Glancing Back, and Remembering Glenn Beckert
If Bill Mazeroski was the consensus best defensive second baseman to play during the 1960s, then Glenn Beckert had to be, if not a close second, at least closer than anyone else in the National League during that decade.
Beckert had outstanding range and could turn a double play as fast as anyone in the league not nicknamed “Maz.” Teamed for nine seasons with shortstop Don Kessinger, the Chicago Cubs keystone combination was formidable in the field and more than respectable at the plate. Beckert especially was a tough out, usually ending among the league leaders in fewest strikeouts per at-bats.
Beckert was signed by the Boston Red Sox in 1962 and selected by the Cubs a year later in the minor league draft. He played shortstop primarily in the minors, having both the arm strength and range to accommodate that position. The sudden death of Ken Hubbs in 1964 brought Beckert to the Cubs as their second baseman starting with the 1965 season, when Beckert hit .239.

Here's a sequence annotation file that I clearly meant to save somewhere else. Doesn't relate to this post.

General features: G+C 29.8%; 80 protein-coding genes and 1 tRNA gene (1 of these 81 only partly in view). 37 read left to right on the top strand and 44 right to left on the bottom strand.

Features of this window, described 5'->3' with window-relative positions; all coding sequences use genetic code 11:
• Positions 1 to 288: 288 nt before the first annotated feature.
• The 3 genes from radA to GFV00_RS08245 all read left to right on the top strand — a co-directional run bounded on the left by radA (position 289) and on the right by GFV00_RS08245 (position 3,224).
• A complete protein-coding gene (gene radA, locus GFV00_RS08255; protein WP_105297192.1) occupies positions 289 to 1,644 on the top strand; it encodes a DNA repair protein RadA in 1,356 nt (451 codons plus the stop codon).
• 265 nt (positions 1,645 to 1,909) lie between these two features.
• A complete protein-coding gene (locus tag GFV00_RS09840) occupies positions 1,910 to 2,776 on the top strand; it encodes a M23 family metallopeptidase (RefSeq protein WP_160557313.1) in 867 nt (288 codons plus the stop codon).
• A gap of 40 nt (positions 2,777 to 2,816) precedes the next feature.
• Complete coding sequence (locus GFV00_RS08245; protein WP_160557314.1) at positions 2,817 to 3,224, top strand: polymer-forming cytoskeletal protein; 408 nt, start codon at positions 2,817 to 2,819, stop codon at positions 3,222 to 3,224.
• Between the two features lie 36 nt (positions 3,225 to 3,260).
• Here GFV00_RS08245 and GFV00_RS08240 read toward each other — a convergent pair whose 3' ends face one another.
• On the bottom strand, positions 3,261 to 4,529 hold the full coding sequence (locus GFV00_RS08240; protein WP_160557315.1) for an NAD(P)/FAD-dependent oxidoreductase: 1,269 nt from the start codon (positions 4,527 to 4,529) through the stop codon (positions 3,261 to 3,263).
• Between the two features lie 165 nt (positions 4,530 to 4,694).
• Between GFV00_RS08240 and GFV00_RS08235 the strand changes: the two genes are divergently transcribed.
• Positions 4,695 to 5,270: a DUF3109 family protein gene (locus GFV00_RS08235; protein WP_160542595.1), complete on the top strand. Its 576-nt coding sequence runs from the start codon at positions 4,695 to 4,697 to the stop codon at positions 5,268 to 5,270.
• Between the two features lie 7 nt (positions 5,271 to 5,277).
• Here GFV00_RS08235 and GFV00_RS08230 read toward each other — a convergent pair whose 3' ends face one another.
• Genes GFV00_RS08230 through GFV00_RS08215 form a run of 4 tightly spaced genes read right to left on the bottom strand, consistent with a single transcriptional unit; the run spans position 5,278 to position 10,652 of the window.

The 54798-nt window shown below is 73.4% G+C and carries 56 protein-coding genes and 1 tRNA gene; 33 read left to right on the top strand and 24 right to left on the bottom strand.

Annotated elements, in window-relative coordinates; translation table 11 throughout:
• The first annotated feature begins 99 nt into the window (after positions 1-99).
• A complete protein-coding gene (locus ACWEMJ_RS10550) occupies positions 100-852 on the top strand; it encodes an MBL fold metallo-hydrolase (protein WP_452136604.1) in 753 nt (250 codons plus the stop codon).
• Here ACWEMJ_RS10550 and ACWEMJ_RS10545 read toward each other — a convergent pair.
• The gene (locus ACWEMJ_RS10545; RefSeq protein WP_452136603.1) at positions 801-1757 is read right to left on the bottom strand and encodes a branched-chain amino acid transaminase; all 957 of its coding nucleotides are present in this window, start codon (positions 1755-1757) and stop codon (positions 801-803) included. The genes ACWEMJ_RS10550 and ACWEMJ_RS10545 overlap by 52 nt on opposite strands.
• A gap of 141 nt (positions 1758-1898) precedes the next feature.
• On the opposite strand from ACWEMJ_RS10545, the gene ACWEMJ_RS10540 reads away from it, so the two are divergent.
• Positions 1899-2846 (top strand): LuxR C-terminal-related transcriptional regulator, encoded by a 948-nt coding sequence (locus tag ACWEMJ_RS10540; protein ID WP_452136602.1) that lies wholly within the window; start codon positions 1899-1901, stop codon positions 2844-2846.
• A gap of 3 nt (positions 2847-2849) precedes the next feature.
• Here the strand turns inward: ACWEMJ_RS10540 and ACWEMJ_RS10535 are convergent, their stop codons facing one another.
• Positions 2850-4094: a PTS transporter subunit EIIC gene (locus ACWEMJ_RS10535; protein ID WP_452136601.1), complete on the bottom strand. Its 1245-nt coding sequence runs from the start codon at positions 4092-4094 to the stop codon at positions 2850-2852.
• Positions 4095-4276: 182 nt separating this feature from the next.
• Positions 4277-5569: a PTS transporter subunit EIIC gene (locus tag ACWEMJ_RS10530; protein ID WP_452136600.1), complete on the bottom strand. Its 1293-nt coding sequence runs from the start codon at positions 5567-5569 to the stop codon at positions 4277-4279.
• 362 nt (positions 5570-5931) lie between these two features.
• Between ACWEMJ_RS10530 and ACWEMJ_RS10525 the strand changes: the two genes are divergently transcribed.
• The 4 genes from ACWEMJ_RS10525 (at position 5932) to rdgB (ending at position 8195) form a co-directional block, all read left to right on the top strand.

Beckert’s batting average improved to .287 in 1966 and .280 in 1967. His 98 runs scored led the National League in 1968, when he raised his batting average to .294. His best season with a bat came in 1971 when he hit .342 with 181 hits, 18 doubles and 42 RBIs. From 1966 through 1971, Beckert had a combined batting average for the Cubs of .296.
But as good as Beckert could be at the plate, his strength was to be found in his fielding. He won the National League Gold Glove for second basemen in 1968.
In November of 1973, the Cubs traded Beckert and Bobby Fenwick to the San Diego Padres for Jerry Morales. He hit .256 as a part-time player in 1974, and retired after nine games during the 1975 season.
Beckert was an All-Star four times. He finished his 11-year major league career with 1,473 hits and a .283 batting average.